Cosmetic Surgery Taxes

To view the medical taxes legislation ASDSA is tracking, click here. 



The American Society for Dermatologic Surgery Association opposes taxes on cosmetic medical procedures, because they: 

Violate patient privacy. Cosmetic medical procedure taxes invite tax auditors into the exam room. Enforcement will include tax audits of medical practices to determine whether procedures were elective and/or cosmetic. To date, enforcement of whether these procedures are deductible medical expenses has focused on individuals, and the burden of proof has been on the patients. However, cosmetic medical procedures taxes make the physician a tax collector and hold him/her liable for the taxable amount. Thus, audits would be directed at physicians who would need to prove whether or not procedures meet the definition. Presumably patient medical records, including photographs, would be involved in proving whether a procedure met the definition or not. Tax auditors are not medical professionals, and any review of patient charts, which contain personal information and sensitive photographs, is a breach of patient privacy, patient record confidentiality, and undermines the trust which is the cornerstone of the physician-patient relationship.

Cost more revenue than they generate. In 2012, New Jersey passed a law to repeal the tax on cosmetic medical procedures. In 2004, New Jersey passed a 6% tax on elective medical procedures, and after that, the NJ Department of Taxation experienced a 59% shortfall based on projected revenue estimates. In fact, according to independent studies, for every $1 NJ collected on the tax, the state lost $3.39 in total revenue. The state lost millions in corporate income tax, in additional to “surgical flight” losses. When cosmetic procedures were completed out of state, indirect state revenues – such as taxes on personal income, gas, hotel stays, food, and surgical center or hospital fees – were paid to neighboring states. As a result, NJ Assemblyman Joseph Cryan, the sponsor of the 2004 bill, led efforts to repeal the tax in his state and communicated this experience to elected officials all over the country.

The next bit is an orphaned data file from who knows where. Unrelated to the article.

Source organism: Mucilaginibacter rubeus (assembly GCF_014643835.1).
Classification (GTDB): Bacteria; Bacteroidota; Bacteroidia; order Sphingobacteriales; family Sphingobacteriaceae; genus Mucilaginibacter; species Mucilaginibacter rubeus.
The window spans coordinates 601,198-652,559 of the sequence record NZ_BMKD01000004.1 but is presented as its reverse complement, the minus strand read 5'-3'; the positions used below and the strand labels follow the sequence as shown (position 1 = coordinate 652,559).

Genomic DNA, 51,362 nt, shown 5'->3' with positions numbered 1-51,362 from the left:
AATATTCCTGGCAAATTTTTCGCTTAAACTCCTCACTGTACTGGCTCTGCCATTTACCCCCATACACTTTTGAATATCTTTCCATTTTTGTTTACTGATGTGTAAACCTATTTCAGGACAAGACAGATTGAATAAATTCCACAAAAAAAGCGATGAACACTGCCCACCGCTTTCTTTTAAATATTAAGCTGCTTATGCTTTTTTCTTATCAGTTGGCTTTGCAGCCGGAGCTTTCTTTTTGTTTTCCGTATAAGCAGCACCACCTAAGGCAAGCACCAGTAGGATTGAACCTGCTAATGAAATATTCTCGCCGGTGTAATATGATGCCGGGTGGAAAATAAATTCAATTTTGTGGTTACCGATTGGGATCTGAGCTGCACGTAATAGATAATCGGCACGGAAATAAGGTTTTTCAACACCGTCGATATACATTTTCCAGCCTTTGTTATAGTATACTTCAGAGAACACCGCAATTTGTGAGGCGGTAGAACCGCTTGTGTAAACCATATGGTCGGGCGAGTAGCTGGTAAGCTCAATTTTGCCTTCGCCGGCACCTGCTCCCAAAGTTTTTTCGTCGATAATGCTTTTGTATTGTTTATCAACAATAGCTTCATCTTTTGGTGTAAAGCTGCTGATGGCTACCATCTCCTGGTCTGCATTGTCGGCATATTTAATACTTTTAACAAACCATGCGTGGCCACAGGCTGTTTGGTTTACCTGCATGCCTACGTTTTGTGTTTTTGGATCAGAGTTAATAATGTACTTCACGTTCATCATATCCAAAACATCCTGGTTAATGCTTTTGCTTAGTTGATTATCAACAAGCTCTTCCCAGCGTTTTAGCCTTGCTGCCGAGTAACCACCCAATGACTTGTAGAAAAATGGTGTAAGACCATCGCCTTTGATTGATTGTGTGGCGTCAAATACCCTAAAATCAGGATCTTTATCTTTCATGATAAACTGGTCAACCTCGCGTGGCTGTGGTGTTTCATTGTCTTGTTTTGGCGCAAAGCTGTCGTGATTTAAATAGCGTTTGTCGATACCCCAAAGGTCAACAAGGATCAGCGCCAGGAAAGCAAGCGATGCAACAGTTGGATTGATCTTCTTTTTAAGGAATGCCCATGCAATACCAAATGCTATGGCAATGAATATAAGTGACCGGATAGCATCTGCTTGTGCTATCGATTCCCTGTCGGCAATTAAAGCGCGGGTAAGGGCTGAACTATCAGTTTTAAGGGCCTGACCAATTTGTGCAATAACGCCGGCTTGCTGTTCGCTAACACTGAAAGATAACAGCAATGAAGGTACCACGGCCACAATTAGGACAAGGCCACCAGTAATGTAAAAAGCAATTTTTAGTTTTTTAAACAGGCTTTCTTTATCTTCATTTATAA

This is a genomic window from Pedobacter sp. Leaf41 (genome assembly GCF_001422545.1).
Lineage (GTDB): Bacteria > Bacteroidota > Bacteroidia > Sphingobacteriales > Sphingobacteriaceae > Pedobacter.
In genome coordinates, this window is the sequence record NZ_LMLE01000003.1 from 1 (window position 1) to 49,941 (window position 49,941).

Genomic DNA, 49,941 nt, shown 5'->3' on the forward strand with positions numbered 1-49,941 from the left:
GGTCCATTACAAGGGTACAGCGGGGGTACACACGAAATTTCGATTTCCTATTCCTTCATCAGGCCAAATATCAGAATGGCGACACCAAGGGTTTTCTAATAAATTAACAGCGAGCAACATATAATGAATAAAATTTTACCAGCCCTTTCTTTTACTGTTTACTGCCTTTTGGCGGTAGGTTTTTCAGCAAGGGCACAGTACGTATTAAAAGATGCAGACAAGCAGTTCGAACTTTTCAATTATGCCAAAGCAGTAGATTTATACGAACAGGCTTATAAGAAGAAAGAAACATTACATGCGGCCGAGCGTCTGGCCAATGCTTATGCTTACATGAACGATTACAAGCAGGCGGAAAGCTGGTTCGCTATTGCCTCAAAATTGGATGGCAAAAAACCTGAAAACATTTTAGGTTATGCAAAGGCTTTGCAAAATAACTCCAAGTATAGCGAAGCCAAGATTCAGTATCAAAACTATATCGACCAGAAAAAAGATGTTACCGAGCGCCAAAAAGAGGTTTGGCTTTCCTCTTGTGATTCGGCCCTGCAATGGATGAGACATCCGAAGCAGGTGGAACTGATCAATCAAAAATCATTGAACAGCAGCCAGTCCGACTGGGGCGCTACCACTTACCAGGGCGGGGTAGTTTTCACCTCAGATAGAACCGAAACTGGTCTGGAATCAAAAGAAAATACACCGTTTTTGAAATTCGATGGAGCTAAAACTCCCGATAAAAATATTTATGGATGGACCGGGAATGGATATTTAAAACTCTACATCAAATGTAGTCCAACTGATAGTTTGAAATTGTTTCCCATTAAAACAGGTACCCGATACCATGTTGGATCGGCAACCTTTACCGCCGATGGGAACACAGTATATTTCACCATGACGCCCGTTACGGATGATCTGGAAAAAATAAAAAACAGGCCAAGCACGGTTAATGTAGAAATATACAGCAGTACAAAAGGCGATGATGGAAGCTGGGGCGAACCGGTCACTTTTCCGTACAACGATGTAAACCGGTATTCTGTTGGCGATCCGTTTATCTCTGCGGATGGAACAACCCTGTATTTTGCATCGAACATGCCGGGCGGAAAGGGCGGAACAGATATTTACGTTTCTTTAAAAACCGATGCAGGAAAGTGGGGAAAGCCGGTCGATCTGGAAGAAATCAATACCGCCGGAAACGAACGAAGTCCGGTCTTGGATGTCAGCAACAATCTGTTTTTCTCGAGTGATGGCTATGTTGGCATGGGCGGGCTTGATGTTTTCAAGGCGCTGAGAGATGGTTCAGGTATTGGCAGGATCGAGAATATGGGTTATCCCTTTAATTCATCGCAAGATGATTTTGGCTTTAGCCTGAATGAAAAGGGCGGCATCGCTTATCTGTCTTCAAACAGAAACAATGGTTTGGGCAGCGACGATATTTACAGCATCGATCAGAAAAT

Are arbitrary and difficult to administer. As evidenced with the recent experience in New Jersey, the line between “cosmetic” and “reconstructive” surgery is not always clear and leaves the decision of medical necessity up to tax auditors—a completely inappropriate proposition.

Examples of dermatologic procedures which may be taxed may include, but are not limited to:

Send patients and physicians outside the state. Just as these taxes provided New Jersey cosmetic surgery patients with a great deal of incentive to bring their business to neighboring states, it made conducting business more expensive and burdensome for physicians.

Negatively impact jobs. As the expense of obtaining procedures increases, some patients will be priced out of the market and this may force medical offices to eliminate additional staff to reduce expenses. Also, many individuals have found cosmetic medical procedures are necessary to remain competitive in the workforce.

Make physicians into tax collectors. Cosmetic medical procedures taxes require physicians to collect the tax and then hold physicians liable should an individual fail or refuse to pay the tax.

Discriminate against women. Taxes on cosmetic medical procedures discriminate against women. The American Society for Dermatologic Surgery’s 2009 Procedure Survey demonstrates that 83% of our members' minimally invasive cosmetic medical procedure patients are women.

The ASDSA opposes all taxes on physicians, in any and all forms, due to their harmful effects on health care costs and access to patient care. Taxes on medical care should not be used as a tool to fix broken finances. 

To download the ASDSA tax opposition letter, click here.